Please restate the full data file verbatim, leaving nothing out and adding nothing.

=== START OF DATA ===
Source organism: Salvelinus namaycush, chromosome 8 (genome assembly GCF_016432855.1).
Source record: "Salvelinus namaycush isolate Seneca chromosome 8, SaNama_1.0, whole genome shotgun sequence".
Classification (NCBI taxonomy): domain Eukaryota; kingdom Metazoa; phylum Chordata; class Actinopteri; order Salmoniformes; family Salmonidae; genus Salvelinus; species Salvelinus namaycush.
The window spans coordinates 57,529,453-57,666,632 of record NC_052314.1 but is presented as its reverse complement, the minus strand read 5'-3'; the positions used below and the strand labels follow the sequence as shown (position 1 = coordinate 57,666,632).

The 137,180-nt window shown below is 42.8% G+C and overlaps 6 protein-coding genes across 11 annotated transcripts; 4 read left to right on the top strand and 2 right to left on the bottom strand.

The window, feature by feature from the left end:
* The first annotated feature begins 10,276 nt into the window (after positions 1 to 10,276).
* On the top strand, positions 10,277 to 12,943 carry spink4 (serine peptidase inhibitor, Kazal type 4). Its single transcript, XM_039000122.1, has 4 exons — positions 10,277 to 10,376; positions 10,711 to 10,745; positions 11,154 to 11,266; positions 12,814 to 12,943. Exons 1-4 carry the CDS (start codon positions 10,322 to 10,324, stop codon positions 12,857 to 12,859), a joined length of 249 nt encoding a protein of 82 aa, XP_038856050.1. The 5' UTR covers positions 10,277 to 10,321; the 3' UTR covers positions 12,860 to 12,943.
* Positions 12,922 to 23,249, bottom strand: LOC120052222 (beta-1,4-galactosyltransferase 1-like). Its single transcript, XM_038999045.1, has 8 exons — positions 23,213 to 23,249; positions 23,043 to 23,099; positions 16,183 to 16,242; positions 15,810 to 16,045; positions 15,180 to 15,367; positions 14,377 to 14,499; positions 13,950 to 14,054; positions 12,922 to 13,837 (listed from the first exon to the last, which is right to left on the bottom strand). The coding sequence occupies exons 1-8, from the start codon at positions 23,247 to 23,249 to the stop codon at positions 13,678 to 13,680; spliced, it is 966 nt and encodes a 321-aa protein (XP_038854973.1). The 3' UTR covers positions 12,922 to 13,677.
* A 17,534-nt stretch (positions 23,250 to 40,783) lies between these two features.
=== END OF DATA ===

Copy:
Source organism: Salvelinus namaycush, chromosome 8 (genome assembly GCF_016432855.1).
Source record: "Salvelinus namaycush isolate Seneca chromosome 8, SaNama_1.0, whole genome shotgun sequence".
Classification (NCBI taxonomy): domain Eukaryota; kingdom Metazoa; phylum Chordata; class Actinopteri; order Salmoniformes; family Salmonidae; genus Salvelinus; species Salvelinus namaycush.
The window spans coordinates 57,529,453-57,666,632 of record NC_052314.1 but is presented as its reverse complement, the minus strand read 5'-3'; the positions used below and the strand labels follow the sequence as shown (position 1 = coordinate 57,666,632).

The 137,180-nt window shown below is 42.8% G+C and overlaps 6 protein-coding genes across 11 annotated transcripts; 4 read left to right on the top strand and 2 right to left on the bottom strand.

The window, feature by feature from the left end:
* The first annotated feature begins 10,276 nt into the window (after positions 1 to 10,276).
* On the top strand, positions 10,277 to 12,943 carry spink4 (serine peptidase inhibitor, Kazal type 4). Its single transcript, XM_039000122.1, has 4 exons — positions 10,277 to 10,376; positions 10,711 to 10,745; positions 11,154 to 11,266; positions 12,814 to 12,943. Exons 1-4 carry the CDS (start codon positions 10,322 to 10,324, stop codon positions 12,857 to 12,859), a joined length of 249 nt encoding a protein of 82 aa, XP_038856050.1. The 5' UTR covers positions 10,277 to 10,321; the 3' UTR covers positions 12,860 to 12,943.
* Positions 12,922 to 23,249, bottom strand: LOC120052222 (beta-1,4-galactosyltransferase 1-like). Its single transcript, XM_038999045.1, has 8 exons — positions 23,213 to 23,249; positions 23,043 to 23,099; positions 16,183 to 16,242; positions 15,810 to 16,045; positions 15,180 to 15,367; positions 14,377 to 14,499; positions 13,950 to 14,054; positions 12,922 to 13,837 (listed from the first exon to the last, which is right to left on the bottom strand). The coding sequence occupies exons 1-8, from the start codon at positions 23,247 to 23,249 to the stop codon at positions 13,678 to 13,680; spliced, it is 966 nt and encodes a 321-aa protein (XP_038854973.1). The 3' UTR covers positions 12,922 to 13,677.
* A 17,534-nt stretch (positions 23,250 to 40,783) lies between these two features.